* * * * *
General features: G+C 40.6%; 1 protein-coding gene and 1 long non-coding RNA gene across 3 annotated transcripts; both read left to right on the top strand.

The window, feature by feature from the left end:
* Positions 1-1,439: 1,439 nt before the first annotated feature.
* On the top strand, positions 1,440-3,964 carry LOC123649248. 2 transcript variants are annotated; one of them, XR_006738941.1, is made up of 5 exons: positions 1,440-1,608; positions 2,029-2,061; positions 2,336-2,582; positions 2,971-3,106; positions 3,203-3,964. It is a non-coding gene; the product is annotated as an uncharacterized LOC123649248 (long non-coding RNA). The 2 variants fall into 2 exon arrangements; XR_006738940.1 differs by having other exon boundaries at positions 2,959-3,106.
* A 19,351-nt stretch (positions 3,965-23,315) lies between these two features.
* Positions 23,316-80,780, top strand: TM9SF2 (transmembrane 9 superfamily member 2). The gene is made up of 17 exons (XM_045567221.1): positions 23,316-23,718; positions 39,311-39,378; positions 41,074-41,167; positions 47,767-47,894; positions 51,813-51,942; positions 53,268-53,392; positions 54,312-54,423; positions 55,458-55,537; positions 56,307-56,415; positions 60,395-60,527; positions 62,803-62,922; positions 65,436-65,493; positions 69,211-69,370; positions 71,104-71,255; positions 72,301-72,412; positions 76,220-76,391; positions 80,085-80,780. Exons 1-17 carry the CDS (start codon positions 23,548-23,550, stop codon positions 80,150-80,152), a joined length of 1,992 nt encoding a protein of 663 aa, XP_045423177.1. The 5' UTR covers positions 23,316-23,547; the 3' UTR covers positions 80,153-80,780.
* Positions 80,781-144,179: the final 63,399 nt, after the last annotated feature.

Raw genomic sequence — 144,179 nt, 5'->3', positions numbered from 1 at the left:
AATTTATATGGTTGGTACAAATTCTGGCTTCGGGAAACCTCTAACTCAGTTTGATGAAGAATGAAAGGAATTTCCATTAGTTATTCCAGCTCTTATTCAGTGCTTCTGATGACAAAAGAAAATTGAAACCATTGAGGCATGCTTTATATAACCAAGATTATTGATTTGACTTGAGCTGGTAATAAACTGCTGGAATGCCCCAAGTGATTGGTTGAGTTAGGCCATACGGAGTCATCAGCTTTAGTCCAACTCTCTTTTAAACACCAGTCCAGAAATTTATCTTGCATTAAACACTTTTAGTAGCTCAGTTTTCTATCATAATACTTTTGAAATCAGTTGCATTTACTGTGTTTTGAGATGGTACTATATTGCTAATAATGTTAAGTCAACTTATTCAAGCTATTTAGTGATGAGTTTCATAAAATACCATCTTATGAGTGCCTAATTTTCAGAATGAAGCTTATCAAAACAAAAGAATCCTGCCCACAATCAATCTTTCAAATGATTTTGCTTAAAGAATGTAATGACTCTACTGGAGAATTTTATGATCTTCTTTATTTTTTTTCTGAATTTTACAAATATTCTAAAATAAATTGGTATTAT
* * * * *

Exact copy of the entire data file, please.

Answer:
General features: G+C 40.6%; 1 protein-coding gene and 1 long non-coding RNA gene across 3 annotated transcripts; both read left to right on the top strand.

The window, feature by feature from the left end:
* Positions 1-1,439: 1,439 nt before the first annotated feature.
* On the top strand, positions 1,440-3,964 carry LOC123649248. 2 transcript variants are annotated; one of them, XR_006738941.1, is made up of 5 exons: positions 1,440-1,608; positions 2,029-2,061; positions 2,336-2,582; positions 2,971-3,106; positions 3,203-3,964. It is a non-coding gene; the product is annotated as an uncharacterized LOC123649248 (long non-coding RNA). The 2 variants fall into 2 exon arrangements; XR_006738940.1 differs by having other exon boundaries at positions 2,959-3,106.
* A 19,351-nt stretch (positions 3,965-23,315) lies between these two features.
* Positions 23,316-80,780, top strand: TM9SF2 (transmembrane 9 superfamily member 2). The gene is made up of 17 exons (XM_045567221.1): positions 23,316-23,718; positions 39,311-39,378; positions 41,074-41,167; positions 47,767-47,894; positions 51,813-51,942; positions 53,268-53,392; positions 54,312-54,423; positions 55,458-55,537; positions 56,307-56,415; positions 60,395-60,527; positions 62,803-62,922; positions 65,436-65,493; positions 69,211-69,370; positions 71,104-71,255; positions 72,301-72,412; positions 76,220-76,391; positions 80,085-80,780. Exons 1-17 carry the CDS (start codon positions 23,548-23,550, stop codon positions 80,150-80,152), a joined length of 1,992 nt encoding a protein of 663 aa, XP_045423177.1. The 5' UTR covers positions 23,316-23,547; the 3' UTR covers positions 80,153-80,780.
* Positions 80,781-144,179: the final 63,399 nt, after the last annotated feature.

Raw genomic sequence — 144,179 nt, 5'->3', positions numbered from 1 at the left:
AATTTATATGGTTGGTACAAATTCTGGCTTCGGGAAACCTCTAACTCAGTTTGATGAAGAATGAAAGGAATTTCCATTAGTTATTCCAGCTCTTATTCAGTGCTTCTGATGACAAAAGAAAATTGAAACCATTGAGGCATGCTTTATATAACCAAGATTATTGATTTGACTTGAGCTGGTAATAAACTGCTGGAATGCCCCAAGTGATTGGTTGAGTTAGGCCATACGGAGTCATCAGCTTTAGTCCAACTCTCTTTTAAACACCAGTCCAGAAATTTATCTTGCATTAAACACTTTTAGTAGCTCAGTTTTCTATCATAATACTTTTGAAATCAGTTGCATTTACTGTGTTTTGAGATGGTACTATATTGCTAATAATGTTAAGTCAACTTATTCAAGCTATTTAGTGATGAGTTTCATAAAATACCATCTTATGAGTGCCTAATTTTCAGAATGAAGCTTATCAAAACAAAAGAATCCTGCCCACAATCAATCTTTCAAATGATTTTGCTTAAAGAATGTAATGACTCTACTGGAGAATTTTATGATCTTCTTTATTTTTTTTCTGAATTTTACAAATATTCTAAAATAAATTGGTATTAT